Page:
Effects of pulsed electromagnetic fields (100 Hz - 150 kHz) on seed germination of Allium cepa L.

Since the discovery of radio waves by German physicist Röentgen, in 1895, and the first radiographic impression, many studies were devoted to the interaction of these waves with living matter, giving rise to radiobiology. Throughout the twentieth century, models and animals are served as the basis for these studies, including the human being himself. However, low frequency electromagnetic waves (non-ionizing radiation) were considered harmless at the time. Theorists believed that direct effects of these radiations were unlikely. This thought was justified by the fact that non-ionizing radiation is absorbed by the surface portion of organisms, culminating in the propagation of weak electric currents with negligible thermal effects and, therefore, unable to break molecular bonds or cause structural damage to cells. Today, however, there is a large body of evidence on the influence of non-ionizing radiation on organisms such as oxidative stress, germination inhibition, change in growth rate and DNA damage. Unfortunately, the physical mechanisms responsible for these effects are not clearly and objectively elucidated. To understand the nature of the interaction between radio waves and living organisms, it is important to characterize the responses to a broad frequency spectrum. Only in this way can the process vectors that determine the biological pathway of action be revealed. From the exhibition of Allium cepa L. to pulsed electromagnetic fields at different frequencies, the research aims to detail the response pattern of the plant and investigate possible mechanisms of action, noting in response the following variables morphological analysis (normal seedlings, abnormal seedlings, average length of main roots and average diameter of cotyledon), germination analysis (rate of germinated seeds, germination speed index, average germination time, average germination speed), histological and cytological analyzes (micronucleus formation and mitotic index), and seedling growth analysis(height of shoot, stem length and dry matter mass). Addressing pulse-induced pulsed electromagnetic fields in the range 100 Hz - 150 kHz, the signal being generated by a PWM generator (pulse width modulation) and amplified by a circuit with associated Mosfet transistors.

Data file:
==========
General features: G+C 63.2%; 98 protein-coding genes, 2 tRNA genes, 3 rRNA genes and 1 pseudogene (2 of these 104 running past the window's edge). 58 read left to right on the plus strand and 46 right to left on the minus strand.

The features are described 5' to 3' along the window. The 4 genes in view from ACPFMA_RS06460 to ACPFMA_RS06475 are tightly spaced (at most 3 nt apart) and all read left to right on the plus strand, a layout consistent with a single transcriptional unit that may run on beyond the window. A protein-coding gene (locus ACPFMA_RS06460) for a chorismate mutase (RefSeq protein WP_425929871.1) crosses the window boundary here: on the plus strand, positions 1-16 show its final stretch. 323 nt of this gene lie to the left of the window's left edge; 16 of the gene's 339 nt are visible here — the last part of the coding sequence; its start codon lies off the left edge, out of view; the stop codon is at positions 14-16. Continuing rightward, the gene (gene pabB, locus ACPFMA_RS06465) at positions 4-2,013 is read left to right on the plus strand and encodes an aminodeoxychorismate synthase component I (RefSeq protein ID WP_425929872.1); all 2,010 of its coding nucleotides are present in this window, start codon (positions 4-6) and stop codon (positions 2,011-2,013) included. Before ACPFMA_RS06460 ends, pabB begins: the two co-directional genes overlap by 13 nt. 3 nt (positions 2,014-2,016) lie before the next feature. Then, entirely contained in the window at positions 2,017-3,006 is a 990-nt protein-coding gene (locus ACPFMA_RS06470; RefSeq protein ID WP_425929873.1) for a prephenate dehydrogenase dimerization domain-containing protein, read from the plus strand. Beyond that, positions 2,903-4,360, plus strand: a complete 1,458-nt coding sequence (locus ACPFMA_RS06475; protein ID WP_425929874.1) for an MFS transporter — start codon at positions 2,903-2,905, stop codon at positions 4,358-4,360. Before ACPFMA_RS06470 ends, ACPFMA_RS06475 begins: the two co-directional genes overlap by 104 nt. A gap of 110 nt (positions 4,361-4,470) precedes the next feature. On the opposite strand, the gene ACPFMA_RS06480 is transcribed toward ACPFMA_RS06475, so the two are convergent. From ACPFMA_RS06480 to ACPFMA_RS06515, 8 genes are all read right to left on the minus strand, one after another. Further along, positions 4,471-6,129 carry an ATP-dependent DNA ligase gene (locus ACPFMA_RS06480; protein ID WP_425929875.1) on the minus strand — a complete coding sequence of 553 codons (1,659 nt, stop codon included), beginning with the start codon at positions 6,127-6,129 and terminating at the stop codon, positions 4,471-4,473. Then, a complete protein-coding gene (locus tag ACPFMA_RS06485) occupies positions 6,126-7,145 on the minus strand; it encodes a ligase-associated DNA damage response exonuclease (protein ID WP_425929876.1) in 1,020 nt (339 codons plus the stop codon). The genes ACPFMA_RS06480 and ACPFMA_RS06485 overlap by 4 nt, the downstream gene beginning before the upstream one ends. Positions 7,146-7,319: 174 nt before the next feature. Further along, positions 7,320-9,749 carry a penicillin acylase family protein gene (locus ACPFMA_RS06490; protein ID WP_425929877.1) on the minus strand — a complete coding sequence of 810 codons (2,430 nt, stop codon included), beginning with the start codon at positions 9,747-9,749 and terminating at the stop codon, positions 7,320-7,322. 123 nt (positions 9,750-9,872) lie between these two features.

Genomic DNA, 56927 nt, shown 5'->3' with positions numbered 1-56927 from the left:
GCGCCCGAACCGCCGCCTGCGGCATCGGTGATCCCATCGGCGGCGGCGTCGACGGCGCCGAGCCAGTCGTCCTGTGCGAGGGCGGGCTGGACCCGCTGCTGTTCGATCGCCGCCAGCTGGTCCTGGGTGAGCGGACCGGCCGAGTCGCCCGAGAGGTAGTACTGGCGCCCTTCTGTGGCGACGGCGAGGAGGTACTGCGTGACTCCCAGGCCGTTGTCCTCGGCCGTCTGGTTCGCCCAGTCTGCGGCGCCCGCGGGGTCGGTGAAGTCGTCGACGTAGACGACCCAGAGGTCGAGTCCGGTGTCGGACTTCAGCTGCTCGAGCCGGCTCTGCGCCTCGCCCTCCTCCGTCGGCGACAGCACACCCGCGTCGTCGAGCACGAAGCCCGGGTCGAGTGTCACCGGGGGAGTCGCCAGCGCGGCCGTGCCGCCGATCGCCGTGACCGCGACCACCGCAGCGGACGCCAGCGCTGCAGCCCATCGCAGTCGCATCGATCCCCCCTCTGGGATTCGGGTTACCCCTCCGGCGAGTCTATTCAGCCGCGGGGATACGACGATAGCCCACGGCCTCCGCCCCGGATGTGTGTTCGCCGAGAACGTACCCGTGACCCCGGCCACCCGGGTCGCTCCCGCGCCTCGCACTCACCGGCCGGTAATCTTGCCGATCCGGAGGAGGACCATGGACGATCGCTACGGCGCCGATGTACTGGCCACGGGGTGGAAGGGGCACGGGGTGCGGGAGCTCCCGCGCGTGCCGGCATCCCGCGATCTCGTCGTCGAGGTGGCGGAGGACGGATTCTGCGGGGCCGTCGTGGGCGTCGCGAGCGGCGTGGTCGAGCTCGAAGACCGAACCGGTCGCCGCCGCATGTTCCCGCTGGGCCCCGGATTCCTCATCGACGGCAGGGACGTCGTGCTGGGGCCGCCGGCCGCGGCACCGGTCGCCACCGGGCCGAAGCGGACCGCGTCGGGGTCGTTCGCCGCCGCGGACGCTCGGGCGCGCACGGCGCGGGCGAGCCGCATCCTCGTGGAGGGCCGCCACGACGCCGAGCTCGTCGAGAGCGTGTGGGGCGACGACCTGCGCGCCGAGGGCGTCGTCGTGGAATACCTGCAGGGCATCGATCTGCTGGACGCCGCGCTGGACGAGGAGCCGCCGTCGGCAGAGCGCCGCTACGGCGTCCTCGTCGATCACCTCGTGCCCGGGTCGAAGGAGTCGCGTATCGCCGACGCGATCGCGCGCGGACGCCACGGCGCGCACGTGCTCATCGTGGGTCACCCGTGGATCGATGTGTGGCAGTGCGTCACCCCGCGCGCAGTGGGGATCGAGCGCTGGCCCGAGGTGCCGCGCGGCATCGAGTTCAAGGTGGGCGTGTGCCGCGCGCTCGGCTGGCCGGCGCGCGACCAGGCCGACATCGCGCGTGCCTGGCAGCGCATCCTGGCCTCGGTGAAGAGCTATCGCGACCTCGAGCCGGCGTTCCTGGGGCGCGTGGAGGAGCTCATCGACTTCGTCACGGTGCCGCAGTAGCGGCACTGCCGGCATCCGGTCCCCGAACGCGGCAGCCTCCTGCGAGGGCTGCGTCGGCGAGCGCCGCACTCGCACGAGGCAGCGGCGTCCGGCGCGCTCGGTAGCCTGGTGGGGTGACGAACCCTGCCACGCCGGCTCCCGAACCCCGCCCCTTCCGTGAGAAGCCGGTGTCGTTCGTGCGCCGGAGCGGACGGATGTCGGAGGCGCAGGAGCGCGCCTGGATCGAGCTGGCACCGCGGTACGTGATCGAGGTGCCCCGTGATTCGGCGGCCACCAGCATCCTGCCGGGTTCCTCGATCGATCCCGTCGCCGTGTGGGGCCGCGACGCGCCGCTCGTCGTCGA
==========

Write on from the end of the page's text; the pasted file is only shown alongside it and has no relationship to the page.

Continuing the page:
pulsed electromagnetic fields, oxidative stress, germ inhibition, micronucleus:

Luis Rodrigo Vieira dos Santos

Iuri Emmanuel de Paula Ferreira

Daniel Baron

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